"The rickety bottling line made for a fun surfing game and the box chute made for an awesome slide. I think we all remember my Dad coming home with various injuries he would incur from rolling barrels ... twisting his ankle or constantly gashing his head on low beams in the warehouse. While my Dad was in the Pappy & Company office with my daughter and I over the weekend, helping us haul out the recycling, I was thinking about how my daughter is creating similar memories of being at work on the weekends (but staying a little cleaner) and it made me happy. Just being with family working feels good."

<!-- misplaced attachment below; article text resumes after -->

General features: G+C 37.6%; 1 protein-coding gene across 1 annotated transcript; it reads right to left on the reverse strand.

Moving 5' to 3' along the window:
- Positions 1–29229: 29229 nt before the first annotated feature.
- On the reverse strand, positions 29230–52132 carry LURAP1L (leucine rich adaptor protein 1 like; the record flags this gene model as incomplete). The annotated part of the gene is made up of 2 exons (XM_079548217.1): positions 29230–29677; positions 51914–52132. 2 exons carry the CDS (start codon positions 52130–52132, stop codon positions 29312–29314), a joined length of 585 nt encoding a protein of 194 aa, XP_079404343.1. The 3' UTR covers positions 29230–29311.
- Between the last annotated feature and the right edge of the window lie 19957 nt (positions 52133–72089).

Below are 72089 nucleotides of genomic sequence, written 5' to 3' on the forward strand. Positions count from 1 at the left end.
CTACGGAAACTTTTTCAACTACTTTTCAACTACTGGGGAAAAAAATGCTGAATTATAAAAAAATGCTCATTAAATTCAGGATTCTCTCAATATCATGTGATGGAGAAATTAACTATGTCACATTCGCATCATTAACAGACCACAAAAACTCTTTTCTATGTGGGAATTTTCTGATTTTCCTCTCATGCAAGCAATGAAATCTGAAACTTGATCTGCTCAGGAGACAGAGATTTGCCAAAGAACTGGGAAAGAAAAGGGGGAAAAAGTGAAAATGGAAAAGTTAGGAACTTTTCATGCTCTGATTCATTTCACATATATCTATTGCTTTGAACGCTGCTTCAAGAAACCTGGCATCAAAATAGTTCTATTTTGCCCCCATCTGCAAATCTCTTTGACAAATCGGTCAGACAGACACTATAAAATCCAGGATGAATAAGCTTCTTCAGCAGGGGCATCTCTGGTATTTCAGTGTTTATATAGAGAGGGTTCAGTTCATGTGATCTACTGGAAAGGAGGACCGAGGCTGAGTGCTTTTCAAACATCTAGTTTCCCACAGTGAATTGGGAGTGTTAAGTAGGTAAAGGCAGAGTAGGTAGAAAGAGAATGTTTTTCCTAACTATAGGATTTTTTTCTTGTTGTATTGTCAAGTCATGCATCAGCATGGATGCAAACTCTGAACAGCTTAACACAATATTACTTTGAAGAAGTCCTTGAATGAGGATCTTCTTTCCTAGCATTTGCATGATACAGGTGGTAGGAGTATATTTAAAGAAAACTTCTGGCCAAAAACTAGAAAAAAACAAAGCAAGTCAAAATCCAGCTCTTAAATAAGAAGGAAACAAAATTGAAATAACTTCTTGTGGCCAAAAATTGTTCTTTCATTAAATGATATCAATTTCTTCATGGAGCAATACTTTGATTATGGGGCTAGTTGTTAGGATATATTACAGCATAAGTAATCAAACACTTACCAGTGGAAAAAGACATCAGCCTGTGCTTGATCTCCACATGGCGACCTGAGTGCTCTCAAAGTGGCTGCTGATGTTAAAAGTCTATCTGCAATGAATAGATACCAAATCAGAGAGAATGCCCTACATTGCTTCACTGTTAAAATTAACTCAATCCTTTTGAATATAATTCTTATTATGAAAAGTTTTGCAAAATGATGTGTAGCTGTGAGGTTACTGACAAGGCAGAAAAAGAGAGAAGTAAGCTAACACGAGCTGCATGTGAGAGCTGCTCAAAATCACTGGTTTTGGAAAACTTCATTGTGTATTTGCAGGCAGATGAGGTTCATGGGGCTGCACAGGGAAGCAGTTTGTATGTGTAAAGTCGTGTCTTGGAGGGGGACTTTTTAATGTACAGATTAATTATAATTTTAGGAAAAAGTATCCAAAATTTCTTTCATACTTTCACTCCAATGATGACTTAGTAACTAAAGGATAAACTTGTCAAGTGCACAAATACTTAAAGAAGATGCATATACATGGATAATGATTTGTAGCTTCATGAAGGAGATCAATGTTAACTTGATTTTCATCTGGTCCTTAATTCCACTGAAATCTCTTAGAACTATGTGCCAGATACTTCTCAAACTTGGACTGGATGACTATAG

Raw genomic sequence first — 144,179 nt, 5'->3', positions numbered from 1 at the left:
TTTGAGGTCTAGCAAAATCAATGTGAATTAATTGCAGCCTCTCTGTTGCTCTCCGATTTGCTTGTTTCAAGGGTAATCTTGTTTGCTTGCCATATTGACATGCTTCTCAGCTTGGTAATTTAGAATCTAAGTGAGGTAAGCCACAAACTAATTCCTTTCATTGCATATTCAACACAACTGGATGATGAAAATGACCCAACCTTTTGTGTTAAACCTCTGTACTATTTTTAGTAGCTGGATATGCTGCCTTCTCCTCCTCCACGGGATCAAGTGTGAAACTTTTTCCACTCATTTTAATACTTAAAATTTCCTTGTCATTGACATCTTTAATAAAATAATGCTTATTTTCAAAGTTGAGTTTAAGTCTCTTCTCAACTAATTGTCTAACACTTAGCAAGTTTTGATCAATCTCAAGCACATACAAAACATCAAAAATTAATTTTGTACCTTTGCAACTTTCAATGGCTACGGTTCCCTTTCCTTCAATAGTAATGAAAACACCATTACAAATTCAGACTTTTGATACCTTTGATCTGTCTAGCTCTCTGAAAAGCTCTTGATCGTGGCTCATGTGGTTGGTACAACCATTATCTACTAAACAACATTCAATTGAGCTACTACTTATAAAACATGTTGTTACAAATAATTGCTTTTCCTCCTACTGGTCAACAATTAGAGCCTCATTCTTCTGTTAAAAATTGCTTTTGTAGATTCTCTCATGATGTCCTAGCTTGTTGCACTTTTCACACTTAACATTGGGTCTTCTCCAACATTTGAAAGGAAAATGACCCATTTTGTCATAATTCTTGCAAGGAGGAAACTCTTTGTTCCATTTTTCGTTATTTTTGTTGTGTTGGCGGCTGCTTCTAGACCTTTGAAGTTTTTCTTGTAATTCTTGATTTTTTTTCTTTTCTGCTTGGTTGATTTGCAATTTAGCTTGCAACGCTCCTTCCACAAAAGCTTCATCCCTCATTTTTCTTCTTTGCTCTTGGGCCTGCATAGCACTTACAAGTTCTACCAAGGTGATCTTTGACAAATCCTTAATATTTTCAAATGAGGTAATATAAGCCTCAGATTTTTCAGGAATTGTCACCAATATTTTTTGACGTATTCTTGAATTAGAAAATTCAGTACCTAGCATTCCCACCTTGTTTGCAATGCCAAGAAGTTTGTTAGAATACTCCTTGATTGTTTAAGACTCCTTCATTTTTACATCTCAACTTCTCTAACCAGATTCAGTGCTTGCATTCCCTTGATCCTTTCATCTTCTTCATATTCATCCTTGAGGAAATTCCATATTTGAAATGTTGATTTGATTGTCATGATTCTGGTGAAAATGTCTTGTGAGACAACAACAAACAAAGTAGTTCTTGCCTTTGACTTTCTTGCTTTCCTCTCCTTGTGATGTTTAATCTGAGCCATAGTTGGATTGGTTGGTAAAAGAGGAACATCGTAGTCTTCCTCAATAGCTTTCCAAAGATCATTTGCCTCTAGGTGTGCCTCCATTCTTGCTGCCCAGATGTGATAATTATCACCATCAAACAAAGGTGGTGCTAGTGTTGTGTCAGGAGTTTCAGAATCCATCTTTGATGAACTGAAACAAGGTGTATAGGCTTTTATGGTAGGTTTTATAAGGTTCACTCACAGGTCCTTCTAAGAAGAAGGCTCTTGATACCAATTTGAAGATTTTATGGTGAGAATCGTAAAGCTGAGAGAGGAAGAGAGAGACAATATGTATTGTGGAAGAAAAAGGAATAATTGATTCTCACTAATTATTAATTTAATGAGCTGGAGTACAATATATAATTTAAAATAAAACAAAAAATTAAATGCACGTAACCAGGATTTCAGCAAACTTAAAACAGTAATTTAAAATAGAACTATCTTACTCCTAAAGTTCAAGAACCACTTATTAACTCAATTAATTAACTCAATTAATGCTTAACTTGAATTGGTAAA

Carrie, Sissy and Louise in the kitchen.
"Louise and I run the company, (which is owned by us, not the distillery) day-to-day" says Louise. "Chenault is too busy with her interior design business right now to contribute daily, but its great to have three minds when we're working on new designs and business decisions! We make an effort to run new products by our Dad. We respect his opinion, but at the same time, he trusts us, so as long as we keep our standards high and practice what our family always has, which is quality over quantity, what we are doing can only be a positive addition to the bourbon brand.
The whole gang at the dinner table, plus yours truly... hope whatever I was saying was funny!